An Illinois state representative has proposed levying a special tax on all sales of athletic shoes in the state, with revenue from the tax going to fund youth programs.
House Bill 978, the Athletic Shoe Retailer Tax Act, was introduced on Jan. 28 by Rep. William Davis and would impose a 25-cent tax on every pair of sneakers sold in the state after July 1. All proceeds would go to Illinois YouthBuild, a nonprofit that provides job training for disadvantaged youth. The Chicago Sun-Times reports that budget constraints have led the state to cease funding the nonprofit for the last three years. Davis says the sneaker tax would bring in $3 million a year for the organisation.
The full text of the bill affirms that the sneaker tax is limited to athletic shoes only, which it defines as “a shoe designed primarily for sports or other forms of physical activity, and includes, without limitation, shoes designed for running, walking, basketball, baseball, football, tennis, or soccer.” While new taxes always raise some hackles, there hasn’t been much backlash against the proposal thus far. Product-specific taxes often take the form of “sin taxes,” targeting vices like smoking and alcohol-use in an attempt to both raise revenue and reduce those behaviours, but the sneaker tax certainly isn’t aimed at reducing sales or stopping kids from playing sports. And at just 25 cents a pair, the tax is unlikely to be a real burden to Illinois consumers. Even if retailers pass along the entire cost of the sneaker tax to their customers, it’s hard to imagine anyone spending $160 on a pair of Nike Air Jordans sweating an extra 25 cents on the receipt.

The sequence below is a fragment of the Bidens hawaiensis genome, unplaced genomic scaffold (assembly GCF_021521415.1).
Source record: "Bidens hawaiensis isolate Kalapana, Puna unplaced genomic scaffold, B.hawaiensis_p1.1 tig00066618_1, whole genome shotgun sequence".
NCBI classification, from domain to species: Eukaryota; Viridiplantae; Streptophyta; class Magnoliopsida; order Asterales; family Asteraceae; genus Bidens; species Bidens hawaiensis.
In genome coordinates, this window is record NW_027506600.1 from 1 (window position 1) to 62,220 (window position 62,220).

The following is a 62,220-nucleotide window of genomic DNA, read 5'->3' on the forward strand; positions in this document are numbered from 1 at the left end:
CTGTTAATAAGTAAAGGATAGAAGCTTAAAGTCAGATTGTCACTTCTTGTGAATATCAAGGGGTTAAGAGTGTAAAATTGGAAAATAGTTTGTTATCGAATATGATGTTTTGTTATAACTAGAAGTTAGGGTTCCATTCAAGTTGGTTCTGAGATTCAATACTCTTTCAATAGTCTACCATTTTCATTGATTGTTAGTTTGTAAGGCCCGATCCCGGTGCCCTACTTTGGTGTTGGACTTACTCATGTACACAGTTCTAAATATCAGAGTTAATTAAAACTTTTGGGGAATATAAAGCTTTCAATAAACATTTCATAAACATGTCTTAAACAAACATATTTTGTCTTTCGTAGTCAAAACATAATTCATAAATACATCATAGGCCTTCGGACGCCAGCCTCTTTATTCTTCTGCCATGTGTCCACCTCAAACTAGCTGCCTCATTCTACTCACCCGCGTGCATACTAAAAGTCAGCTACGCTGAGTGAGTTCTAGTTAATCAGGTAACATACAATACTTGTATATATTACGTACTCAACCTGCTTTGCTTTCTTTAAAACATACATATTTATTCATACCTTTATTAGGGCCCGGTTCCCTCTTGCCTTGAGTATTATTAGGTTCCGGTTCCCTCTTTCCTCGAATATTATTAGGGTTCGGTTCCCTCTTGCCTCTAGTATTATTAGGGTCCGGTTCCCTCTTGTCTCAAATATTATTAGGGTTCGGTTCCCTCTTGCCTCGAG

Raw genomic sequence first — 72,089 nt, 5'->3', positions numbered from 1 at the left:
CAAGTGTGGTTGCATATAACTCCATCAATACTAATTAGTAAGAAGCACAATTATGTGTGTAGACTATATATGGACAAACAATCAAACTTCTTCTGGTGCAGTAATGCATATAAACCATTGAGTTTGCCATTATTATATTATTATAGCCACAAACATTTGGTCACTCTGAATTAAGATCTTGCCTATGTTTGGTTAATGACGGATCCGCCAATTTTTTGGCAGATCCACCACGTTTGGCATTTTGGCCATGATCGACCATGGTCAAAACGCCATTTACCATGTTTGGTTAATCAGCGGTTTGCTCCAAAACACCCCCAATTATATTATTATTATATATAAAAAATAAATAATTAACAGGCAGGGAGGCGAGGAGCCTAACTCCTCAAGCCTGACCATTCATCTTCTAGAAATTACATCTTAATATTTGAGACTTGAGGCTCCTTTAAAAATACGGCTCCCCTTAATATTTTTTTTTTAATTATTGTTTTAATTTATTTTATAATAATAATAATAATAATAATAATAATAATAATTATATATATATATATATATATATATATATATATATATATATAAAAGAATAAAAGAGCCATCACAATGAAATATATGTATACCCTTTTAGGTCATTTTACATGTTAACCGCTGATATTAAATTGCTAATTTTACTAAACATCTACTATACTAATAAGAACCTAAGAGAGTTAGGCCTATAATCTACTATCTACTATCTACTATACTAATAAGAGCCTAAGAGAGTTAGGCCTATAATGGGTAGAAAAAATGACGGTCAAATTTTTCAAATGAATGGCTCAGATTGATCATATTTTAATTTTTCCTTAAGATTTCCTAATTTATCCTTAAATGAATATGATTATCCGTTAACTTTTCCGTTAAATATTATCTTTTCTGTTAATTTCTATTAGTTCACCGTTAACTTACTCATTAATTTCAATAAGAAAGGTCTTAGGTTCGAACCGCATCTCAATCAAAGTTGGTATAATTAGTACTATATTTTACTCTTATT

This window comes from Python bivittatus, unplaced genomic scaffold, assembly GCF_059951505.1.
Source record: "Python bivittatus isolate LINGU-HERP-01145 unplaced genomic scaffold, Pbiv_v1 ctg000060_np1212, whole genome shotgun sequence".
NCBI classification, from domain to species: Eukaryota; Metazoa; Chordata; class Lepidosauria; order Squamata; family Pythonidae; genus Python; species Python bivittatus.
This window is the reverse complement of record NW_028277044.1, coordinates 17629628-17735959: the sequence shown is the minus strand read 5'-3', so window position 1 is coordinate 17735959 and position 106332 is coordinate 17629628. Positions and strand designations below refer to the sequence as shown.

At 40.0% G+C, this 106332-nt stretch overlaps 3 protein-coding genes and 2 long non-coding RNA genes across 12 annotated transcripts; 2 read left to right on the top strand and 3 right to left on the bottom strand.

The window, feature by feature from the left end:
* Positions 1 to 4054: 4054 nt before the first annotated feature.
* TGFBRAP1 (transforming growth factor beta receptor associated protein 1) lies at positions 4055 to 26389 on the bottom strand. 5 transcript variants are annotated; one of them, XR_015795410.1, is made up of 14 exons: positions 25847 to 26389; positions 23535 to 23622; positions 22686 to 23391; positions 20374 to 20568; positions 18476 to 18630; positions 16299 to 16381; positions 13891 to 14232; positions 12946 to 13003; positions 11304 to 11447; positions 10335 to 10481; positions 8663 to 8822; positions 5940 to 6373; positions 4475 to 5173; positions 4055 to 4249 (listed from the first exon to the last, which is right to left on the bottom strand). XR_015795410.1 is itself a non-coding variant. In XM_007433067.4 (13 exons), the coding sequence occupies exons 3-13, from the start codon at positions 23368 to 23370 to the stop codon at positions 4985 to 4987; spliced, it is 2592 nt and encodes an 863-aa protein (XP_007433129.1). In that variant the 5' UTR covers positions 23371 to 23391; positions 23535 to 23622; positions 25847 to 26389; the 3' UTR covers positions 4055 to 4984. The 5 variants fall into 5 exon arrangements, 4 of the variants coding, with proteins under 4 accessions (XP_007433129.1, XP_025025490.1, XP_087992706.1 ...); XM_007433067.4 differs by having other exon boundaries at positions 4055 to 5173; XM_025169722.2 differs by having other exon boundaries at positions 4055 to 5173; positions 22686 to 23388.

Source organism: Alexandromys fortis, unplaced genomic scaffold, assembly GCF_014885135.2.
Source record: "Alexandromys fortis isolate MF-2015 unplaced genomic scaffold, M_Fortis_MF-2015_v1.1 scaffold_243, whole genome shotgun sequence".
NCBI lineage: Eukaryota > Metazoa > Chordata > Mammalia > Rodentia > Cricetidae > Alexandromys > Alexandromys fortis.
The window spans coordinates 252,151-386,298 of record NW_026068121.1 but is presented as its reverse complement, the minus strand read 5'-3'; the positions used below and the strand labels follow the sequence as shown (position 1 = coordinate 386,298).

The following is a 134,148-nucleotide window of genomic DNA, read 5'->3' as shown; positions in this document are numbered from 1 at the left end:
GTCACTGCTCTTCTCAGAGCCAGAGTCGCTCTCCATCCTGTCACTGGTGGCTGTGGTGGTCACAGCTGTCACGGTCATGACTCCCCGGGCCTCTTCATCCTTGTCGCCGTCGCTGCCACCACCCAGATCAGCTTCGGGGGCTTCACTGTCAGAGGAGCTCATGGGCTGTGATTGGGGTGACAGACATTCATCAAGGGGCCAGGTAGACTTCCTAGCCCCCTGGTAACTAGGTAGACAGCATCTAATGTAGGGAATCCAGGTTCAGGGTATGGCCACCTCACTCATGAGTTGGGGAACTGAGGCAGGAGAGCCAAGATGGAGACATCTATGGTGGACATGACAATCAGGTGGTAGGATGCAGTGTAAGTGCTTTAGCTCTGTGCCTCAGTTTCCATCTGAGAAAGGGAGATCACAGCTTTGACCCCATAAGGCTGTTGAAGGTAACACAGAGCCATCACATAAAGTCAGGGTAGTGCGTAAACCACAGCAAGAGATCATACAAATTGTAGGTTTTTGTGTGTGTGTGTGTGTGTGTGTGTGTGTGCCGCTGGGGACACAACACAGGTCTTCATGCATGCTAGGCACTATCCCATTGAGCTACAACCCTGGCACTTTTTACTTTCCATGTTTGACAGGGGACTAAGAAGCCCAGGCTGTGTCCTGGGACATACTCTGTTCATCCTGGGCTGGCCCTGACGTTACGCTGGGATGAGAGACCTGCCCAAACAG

And while the Illinois Retail Merchants Association expressed opposition to the bill when contacted by the Sun-Times, the fact that it steers revenue to youth programs means that it has some built-in support from parents who might otherwise balk at being taxed on their kids’ soccer cleats. Local news site DNAinfo Chicago talked to several parents shopping at a Nike Outlet who said they were fine paying an extra quarter for shoes to assist disadvantaged young people.
“What’s an extra 25 cents?” said one parent quoted by the site. “Paying more to buy gym shoes is not a problem for me, especially if the extra money would be used to finance youth programs.”
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